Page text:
PORTAGE | Garry Traynham remembers a 1997 drive down a gravel road at the Portage lakefront that included a tour of lagoons filled with orange and green toxic fluid.
Former Indiana Dunes National Lakeshore Superintendent Dale Engquist was at the wheel as they passed the wastewater treatment plant.
"He looked at me and said, 'This is going to be a park one day,'" Traynham, deputy superintendent, said. "I almost got out of the car."
Traynham spoke Thursday afternoon at the Portage Lakefront and Riverwalk Site of Indiana Dunes National Lakshore as part of the Society of Innovators and Ivy Tech's Innovators Cafe series.
The site was remediated and turned into a park, with docks leading out to the lake and an eco-friendly public building that meets LEED gold certification standards set by the U.S. Green Building Council. The park is adjacent to U.S. Steel.
"There is no better example in Northwest Indiana that showcases the ability of industry and community to co-exist," said Jill Ritchie, manager of state governmental affairs for U.S. Steel.
U.S. Rep. Pete Visclosky, D-Ind. -- who championed the Marquette Plan that ultimately led to the park's creation -- offered a video message to attendees.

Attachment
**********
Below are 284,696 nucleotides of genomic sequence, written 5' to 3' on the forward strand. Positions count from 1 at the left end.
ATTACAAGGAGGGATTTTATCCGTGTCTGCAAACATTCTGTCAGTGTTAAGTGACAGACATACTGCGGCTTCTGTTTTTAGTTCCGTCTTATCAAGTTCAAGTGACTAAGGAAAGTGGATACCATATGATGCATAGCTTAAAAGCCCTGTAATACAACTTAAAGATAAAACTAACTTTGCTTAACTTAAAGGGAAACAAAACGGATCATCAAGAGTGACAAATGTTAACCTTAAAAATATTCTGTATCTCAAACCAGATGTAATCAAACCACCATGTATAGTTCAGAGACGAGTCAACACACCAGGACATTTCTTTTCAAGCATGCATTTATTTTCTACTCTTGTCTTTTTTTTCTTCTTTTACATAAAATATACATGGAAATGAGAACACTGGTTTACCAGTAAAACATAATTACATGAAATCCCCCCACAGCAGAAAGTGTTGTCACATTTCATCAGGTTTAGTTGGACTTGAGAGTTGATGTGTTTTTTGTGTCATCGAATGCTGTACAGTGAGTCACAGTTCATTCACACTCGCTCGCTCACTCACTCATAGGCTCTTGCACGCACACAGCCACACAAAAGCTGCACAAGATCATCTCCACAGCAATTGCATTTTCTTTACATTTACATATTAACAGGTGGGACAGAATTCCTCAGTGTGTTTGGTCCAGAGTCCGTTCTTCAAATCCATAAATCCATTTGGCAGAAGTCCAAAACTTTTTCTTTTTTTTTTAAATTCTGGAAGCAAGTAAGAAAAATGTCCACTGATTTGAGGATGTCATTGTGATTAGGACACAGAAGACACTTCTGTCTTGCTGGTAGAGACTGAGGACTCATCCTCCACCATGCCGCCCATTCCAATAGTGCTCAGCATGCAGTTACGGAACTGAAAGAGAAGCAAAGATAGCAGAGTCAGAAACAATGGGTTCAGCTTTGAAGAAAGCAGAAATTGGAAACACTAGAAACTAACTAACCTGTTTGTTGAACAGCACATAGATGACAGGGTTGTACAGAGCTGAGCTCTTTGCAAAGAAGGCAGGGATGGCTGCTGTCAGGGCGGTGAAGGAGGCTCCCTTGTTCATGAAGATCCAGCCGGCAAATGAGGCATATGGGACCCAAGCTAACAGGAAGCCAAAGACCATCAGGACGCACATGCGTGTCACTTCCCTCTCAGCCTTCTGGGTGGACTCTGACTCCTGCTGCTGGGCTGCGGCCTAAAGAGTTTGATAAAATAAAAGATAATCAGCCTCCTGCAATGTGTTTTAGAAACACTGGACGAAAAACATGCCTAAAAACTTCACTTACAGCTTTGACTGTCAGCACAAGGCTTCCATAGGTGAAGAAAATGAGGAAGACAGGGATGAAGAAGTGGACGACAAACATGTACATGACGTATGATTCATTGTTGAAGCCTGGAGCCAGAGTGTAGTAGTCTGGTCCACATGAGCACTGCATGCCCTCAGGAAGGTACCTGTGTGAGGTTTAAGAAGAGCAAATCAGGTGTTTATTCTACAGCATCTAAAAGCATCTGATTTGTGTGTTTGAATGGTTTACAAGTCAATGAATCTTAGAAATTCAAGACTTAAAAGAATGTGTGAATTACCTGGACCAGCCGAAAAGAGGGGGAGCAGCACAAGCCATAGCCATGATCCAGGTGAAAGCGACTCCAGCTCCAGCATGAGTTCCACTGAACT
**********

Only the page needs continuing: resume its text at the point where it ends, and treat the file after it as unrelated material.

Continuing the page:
"Not long ago, if today's group had gathered at this location, it would have been on a brownfield site," Visclosky said, touting the project for improving quality of life, aesthetics, recreation and jobs.
Many involved in the planning of the park over the years spoke Thursday of naysayers who said the project was destined for failure.
"This is a place that some people had written off and it's absolutely stunning," said Bill Thon, executive director of workforce and economic development for Ivy Tech Community College Northwest. "It's an example of what we can do if we work together."
William Hanna, executive director of the Regional Development Authority of Northwest Indiana, recalled a visit to the park with former Portage Mayor Doug Olson.
"Something he was proud of is someone in a wheelchair was right there accessing the lake with ease and comfort in a place that used to be inaccessible and contaminated," Hanna said.
Traynham said the park saw 50,000 visitors in its first year, 100,000 in its second and is on the way to having 150,000 visitors in it's third year.
Portage Mayor Olga Velazquez spoke on the event's Legacy of Vision theme, saying the park transcended many administrations and obstacles.
"The hope is you can take that vision across generations and cultivate that," she said. "The legacy of this story is never say never."
Thursday's event marked the 15th cafe series and was sponsored by Ivy Tech Community College Northwest, Indiana Dunes National Lakeshore, the City of Portage and Design Organization.